How many times, how many articles, and how many conference sessions are devoted to the question: What makes an effective teacher? It’s easy to point out what makes a poor educator. Things like apathy and disconnect are thrown about; but what truly makes an effective teacher? These characteristics are often difficult to verbalize or categorize. What follows in this article is by no means an exhaustive list, but more of an amalgamation of characteristics that help make teaching more effective, as well as some attributes of effective professional development that can help foster those characteristics. Effective teachers go beyond categorization and are really about the love of students learning.
We’ve all experienced poor teaching as a student. It could have ranged from being bored to skipping class to even being made to feel “less than.” Effective teachers can engage students in a way that brings inclusion, connectivity and meaningful learning to their classroom. Engagement includes effective lesson planning, building relationships with students, and creating content connections. Great teachers can dynamically do this to build a climate of inclusiveness and love of learning. Effective teaching is also about melding all of these qualities (and the myriad of others that could be named) in such a way to match the needs of the students. Students are as varied in learning styles, demographics, and personalities as the teachers who teach them.
So the crux of the problem- how do we teach this? Professional Development of teachers must be built around the idea of supporting the factors that make a great teacher. Professional development must support effective qualities as well as the needs of the learners and constraints of the school system itself. Much like anything this list is not exhaustive, but when designing learning opportunities with the idea of fostering effective teachers, this is undoubtedly a good start.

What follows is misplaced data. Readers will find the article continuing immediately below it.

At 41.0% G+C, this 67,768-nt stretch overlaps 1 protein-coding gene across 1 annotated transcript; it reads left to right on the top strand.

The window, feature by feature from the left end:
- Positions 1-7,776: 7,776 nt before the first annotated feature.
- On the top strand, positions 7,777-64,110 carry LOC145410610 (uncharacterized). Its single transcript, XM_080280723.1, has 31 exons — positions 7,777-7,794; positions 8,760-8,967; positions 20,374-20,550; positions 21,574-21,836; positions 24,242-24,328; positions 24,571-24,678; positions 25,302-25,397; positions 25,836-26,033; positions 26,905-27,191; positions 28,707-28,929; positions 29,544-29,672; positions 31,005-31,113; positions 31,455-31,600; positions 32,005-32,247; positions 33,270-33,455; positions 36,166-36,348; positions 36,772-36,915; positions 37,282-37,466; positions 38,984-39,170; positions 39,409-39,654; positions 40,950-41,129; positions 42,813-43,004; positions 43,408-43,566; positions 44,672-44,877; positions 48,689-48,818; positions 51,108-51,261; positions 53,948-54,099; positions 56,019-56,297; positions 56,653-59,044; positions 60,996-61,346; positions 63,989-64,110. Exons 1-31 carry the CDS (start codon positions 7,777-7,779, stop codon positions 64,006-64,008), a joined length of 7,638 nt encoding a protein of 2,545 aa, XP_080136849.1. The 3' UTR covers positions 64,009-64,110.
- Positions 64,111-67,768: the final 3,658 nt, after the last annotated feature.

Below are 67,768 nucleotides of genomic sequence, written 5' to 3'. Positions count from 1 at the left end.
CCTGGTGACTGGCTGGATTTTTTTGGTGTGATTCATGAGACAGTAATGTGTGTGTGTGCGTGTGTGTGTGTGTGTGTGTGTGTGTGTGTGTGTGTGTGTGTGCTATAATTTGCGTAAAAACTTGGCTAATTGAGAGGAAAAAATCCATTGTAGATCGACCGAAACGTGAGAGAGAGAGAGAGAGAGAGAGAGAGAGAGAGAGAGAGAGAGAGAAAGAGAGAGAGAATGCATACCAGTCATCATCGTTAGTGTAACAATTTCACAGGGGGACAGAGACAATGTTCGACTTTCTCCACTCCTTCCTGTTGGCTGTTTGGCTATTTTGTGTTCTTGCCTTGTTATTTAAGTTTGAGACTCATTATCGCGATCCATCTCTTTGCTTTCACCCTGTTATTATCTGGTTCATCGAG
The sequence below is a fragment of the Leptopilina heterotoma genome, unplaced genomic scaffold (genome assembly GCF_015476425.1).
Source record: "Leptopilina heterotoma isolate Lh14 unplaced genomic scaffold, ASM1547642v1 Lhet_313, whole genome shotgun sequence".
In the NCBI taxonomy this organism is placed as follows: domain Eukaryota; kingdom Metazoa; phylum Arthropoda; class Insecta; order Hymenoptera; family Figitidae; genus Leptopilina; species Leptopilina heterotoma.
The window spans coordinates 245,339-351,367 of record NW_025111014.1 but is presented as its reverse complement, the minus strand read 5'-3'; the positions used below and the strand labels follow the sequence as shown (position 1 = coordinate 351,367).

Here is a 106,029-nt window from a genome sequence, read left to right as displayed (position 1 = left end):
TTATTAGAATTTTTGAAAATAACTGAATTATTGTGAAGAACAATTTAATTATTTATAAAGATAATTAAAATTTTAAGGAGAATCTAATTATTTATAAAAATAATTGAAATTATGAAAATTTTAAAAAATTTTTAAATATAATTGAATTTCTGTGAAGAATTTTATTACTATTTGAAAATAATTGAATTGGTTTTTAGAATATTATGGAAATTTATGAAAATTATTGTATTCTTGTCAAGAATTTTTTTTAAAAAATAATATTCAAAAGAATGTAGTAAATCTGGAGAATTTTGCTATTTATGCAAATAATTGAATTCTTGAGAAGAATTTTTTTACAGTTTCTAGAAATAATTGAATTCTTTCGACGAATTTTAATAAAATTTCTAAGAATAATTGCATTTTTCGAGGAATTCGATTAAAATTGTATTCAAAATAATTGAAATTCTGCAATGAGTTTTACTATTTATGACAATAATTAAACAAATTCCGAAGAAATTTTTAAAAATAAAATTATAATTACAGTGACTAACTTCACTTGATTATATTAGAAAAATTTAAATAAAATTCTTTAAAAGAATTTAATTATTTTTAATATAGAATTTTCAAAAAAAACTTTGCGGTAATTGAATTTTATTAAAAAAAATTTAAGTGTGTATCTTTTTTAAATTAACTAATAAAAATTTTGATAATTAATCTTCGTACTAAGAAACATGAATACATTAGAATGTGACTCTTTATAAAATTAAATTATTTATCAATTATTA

Constructive: Professional development should at the very least meet the needs of the individuals attending. Moreover, it should be aligned with district goals. Attendees should feel like it meets the needs of their teaching assignments as well as their career stage. Adding elements of engagement, input, and choice- much like you would in a lesson adds a level of constructiveness to professional learning that increases its effectiveness.
Related: How often has anyone whose facilitated training heard: “How does this apply to me?” Training should be planned to meet the needs of the attendees. Facilitators of PD should connect to the teacher and his/her daily responsibilities. Follow up on an individual level will allow for customization to best meet the needs of the teacher.
Content Connection: Does the PD place emphasis on content and does it equip teachers with a wide range of instructional strategies? Students have different learning styles, teachers have different teaching styles. Offering multiple ways of connecting content allows teachers to pick which style best fits them and can better allow them to meet the needs of students. The content connection is not just the subject matter; it is also the strategies for anticipating student misconceptions to improve outcomes.
Collaboration: Professional learning opportunities should also include opportunities for participants to engage- both cognitively and emotionally. Designing PD to include feedback as well as peer interaction allows for everyone to work toward common goals. This is a balance- no on likes “forced fun”, but collaborative components when utilized to best meet the needs of the attendees adds another element of effectiveness.
Continuing: PD should not end when your session is over. Opportunities for interaction to build and practice skills should be communicated. Resources should be provided so that attendees don’t feel adrift once the session is concluded.
Again, this blog post is not meant to be an exclusive blueprint of either effective teachers or an exhaustive checklist of quality PD. However, it is a resource to help guide the journey of designing effective PD. Anyone who has ever sat through ineffective PD, whether they are a good teacher or a bad, can certainly attest that a little thoughtfulness in design goes a very long way.
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